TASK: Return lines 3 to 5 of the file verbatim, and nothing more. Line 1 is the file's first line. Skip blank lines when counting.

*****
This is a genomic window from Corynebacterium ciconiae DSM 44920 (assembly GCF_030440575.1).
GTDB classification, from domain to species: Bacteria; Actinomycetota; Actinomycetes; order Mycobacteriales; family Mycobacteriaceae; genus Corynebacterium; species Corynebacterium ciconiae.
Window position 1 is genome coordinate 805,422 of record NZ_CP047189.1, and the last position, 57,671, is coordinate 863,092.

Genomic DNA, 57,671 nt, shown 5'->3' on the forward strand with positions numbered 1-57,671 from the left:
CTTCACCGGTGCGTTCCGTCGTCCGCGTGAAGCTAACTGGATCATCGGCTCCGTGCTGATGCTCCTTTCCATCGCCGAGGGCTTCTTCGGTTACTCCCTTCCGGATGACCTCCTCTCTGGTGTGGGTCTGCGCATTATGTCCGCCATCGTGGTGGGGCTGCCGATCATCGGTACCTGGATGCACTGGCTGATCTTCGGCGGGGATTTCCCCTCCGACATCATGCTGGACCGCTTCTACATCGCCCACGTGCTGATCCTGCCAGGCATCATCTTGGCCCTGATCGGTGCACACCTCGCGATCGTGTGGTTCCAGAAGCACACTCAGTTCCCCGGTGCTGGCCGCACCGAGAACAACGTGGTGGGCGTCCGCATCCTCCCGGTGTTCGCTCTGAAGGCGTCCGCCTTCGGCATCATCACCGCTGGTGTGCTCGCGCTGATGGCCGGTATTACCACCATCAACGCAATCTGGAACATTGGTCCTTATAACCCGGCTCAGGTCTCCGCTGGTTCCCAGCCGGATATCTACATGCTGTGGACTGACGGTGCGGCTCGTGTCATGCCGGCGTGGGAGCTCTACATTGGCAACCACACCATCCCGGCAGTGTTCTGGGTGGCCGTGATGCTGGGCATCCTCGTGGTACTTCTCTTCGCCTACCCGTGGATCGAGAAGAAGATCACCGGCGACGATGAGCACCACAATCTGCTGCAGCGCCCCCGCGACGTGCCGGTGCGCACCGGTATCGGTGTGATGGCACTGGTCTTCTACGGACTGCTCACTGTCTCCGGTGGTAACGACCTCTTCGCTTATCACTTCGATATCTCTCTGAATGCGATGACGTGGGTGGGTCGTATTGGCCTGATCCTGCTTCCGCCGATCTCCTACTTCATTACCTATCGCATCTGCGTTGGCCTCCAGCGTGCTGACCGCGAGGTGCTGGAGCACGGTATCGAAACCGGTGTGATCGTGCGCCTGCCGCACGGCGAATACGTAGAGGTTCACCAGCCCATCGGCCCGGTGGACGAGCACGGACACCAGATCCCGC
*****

Window position 1 is genome coordinate 805,422 of record NZ_CP047189.1, and the last position, 57,671, is coordinate 863,092.

Genomic DNA, 57,671 nt, shown 5'->3' on the forward strand with positions numbered 1-57,671 from the left:
CTTCACCGGTGCGTTCCGTCGTCCGCGTGAAGCTAACTGGATCATCGGCTCCGTGCTGATGCTCCTTTCCATCGCCGAGGGCTTCTTCGGTTACTCCCTTCCGGATGACCTCCTCTCTGGTGTGGGTCTGCGCATTATGTCCGCCATCGTGGTGGGGCTGCCGATCATCGGTACCTGGATGCACTGGCTGATCTTCGGCGGGGATTTCCCCTCCGACATCATGCTGGACCGCTTCTACATCGCCCACGTGCTGATCCTGCCAGGCATCATCTTGGCCCTGATCGGTGCACACCTCGCGATCGTGTGGTTCCAGAAGCACACTCAGTTCCCCGGTGCTGGCCGCACCGAGAACAACGTGGTGGGCGTCCGCATCCTCCCGGTGTTCGCTCTGAAGGCGTCCGCCTTCGGCATCATCACCGCTGGTGTGCTCGCGCTGATGGCCGGTATTACCACCATCAACGCAATCTGGAACATTGGTCCTTATAACCCGGCTCAGGTCTCCGCTGGTTCCCAGCCGGATATCTACATGCTGTGGACTGACGGTGCGGCTCGTGTCATGCCGGCGTGGGAGCTCTACATTGGCAACCACACCATCCCGGCAGTGTTCTGGGTGGCCGTGATGCTGGGCATCCTCGTGGTACTTCTCTTCGCCTACCCGTGGATCGAGAAGAAGATCACCGGCGACGATGAGCACCACAATCTGCTGCAGCGCCCCCGCGACGTGCCGGTGCGCACCGGTATCGGTGTGATGGCACTGGTCTTCTACGGACTGCTCACTGTCTCCGGTGGTAACGACCTCTTCGCTTATCACTTCGATATCTCTCTGAATGCGATGACGTGGGTGGGTCGTATTGGCCTGATCCTGCTTCCGCCGATCTCCTACTTCATTACCTATCGCATCTGCGTTGGCCTCCAGCGTGCTGACCGCGAGGTGCTGGAGCACGGTATCGAAACCGGTGTGATCGTGCGCCTGCCGCACGGCGAATACGTAGAGGTTCACCAGCCCATCGGCCCGGTGGACGAGCACGGACACCAGATCCCGC